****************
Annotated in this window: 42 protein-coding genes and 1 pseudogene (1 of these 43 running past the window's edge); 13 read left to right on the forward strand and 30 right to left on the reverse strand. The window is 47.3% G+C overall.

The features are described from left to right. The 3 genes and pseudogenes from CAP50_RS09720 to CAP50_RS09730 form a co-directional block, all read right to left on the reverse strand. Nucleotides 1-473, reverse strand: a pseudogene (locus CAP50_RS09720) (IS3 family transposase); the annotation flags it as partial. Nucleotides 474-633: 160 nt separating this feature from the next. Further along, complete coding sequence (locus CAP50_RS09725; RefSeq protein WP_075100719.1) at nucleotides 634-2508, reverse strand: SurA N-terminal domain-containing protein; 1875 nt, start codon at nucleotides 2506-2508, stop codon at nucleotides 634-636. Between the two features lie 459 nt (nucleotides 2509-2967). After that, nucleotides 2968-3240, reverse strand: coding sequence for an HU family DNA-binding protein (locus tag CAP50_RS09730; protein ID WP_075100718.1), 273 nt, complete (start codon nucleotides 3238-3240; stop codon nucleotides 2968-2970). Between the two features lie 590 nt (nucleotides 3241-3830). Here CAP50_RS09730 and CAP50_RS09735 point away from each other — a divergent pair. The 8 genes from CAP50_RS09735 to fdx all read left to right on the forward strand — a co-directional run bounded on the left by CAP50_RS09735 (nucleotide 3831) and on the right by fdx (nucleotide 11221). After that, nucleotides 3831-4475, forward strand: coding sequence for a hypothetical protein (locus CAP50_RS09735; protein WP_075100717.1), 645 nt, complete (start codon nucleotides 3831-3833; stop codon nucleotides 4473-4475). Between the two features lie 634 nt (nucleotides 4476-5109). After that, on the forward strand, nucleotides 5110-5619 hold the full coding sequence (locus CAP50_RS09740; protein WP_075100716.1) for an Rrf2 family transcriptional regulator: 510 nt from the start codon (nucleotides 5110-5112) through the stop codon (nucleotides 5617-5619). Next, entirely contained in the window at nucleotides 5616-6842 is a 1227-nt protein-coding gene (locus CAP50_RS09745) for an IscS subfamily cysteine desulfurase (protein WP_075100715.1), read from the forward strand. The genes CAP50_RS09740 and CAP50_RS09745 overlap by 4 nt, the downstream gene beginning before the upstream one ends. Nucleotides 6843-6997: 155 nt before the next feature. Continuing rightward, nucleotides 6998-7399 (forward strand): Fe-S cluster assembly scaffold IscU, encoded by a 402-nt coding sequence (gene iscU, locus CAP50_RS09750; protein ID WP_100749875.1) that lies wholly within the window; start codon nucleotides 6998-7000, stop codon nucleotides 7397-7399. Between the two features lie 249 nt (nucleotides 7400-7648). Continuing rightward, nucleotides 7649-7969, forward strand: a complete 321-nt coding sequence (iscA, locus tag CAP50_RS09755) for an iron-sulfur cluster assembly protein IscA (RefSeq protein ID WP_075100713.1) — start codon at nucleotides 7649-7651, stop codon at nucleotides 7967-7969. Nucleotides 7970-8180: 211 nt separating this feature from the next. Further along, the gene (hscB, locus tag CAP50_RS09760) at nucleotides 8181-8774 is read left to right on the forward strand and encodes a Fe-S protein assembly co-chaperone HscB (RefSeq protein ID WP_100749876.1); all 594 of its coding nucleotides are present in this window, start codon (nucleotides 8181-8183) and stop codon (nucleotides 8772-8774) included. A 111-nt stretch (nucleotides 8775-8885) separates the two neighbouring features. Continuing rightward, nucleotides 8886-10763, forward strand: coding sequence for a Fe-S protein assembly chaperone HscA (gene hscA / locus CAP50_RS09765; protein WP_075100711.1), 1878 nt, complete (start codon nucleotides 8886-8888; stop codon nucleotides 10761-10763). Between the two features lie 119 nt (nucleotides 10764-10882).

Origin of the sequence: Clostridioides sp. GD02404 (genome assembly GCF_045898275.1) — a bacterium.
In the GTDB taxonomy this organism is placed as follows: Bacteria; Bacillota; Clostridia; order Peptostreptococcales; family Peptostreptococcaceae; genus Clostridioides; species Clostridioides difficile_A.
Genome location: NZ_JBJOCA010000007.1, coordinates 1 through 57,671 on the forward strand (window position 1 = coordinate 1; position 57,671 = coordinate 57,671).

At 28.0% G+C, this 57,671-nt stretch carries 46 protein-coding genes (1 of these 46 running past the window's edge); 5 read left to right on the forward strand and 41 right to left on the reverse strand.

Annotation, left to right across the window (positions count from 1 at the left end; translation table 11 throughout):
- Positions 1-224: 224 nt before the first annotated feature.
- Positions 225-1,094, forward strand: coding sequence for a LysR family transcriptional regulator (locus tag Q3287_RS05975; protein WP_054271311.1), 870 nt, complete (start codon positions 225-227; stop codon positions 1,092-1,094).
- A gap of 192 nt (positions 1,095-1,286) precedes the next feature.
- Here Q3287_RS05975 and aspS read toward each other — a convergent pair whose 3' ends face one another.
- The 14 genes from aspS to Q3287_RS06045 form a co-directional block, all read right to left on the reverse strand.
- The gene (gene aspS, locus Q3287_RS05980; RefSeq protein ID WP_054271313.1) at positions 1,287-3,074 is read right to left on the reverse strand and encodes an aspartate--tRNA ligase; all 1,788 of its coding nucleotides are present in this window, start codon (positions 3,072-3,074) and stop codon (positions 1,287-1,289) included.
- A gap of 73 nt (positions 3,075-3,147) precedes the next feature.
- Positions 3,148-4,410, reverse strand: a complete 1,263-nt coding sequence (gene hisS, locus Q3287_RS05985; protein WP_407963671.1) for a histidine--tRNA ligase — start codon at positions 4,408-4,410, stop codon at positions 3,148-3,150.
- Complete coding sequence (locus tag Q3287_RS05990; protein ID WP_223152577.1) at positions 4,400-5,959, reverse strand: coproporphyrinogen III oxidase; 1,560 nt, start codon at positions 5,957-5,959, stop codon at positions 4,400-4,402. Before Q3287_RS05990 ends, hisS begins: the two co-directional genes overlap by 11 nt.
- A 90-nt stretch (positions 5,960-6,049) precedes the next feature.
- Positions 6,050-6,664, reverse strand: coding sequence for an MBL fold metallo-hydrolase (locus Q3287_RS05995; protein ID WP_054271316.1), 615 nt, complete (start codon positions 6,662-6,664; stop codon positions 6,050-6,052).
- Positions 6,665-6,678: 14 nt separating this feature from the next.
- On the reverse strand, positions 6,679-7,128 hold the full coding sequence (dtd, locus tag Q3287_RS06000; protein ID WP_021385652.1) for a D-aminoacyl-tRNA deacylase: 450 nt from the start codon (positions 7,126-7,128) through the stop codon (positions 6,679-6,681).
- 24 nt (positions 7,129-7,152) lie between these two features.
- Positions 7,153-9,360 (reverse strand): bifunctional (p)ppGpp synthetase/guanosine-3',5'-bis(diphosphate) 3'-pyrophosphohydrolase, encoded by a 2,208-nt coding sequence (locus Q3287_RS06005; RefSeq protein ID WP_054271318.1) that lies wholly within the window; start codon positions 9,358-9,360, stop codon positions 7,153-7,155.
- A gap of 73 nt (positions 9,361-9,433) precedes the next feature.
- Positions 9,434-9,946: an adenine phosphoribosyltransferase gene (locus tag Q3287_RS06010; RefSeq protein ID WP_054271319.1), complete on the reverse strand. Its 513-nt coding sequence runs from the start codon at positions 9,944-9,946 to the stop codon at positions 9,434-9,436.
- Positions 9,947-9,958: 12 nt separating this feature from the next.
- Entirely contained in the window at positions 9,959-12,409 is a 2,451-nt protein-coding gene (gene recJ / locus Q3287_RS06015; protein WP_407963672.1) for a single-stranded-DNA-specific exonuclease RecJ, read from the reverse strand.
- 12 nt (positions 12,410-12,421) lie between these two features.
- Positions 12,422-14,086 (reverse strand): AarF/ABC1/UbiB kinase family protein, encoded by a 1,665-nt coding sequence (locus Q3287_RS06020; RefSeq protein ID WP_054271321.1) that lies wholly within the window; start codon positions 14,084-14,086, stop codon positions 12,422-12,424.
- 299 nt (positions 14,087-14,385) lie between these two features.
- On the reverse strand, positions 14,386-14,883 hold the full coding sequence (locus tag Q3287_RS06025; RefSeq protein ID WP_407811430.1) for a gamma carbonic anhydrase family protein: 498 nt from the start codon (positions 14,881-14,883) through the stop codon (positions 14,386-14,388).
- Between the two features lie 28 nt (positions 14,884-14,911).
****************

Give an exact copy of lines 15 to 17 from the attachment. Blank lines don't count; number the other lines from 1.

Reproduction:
- Positions 3,148-4,410, reverse strand: a complete 1,263-nt coding sequence (gene hisS, locus Q3287_RS05985; protein WP_407963671.1) for a histidine--tRNA ligase — start codon at positions 4,408-4,410, stop codon at positions 3,148-3,150.
- Complete coding sequence (locus tag Q3287_RS05990; protein ID WP_223152577.1) at positions 4,400-5,959, reverse strand: coproporphyrinogen III oxidase; 1,560 nt, start codon at positions 5,957-5,959, stop codon at positions 4,400-4,402. Before Q3287_RS05990 ends, hisS begins: the two co-directional genes overlap by 11 nt.
- A 90-nt stretch (positions 5,960-6,049) precedes the next feature.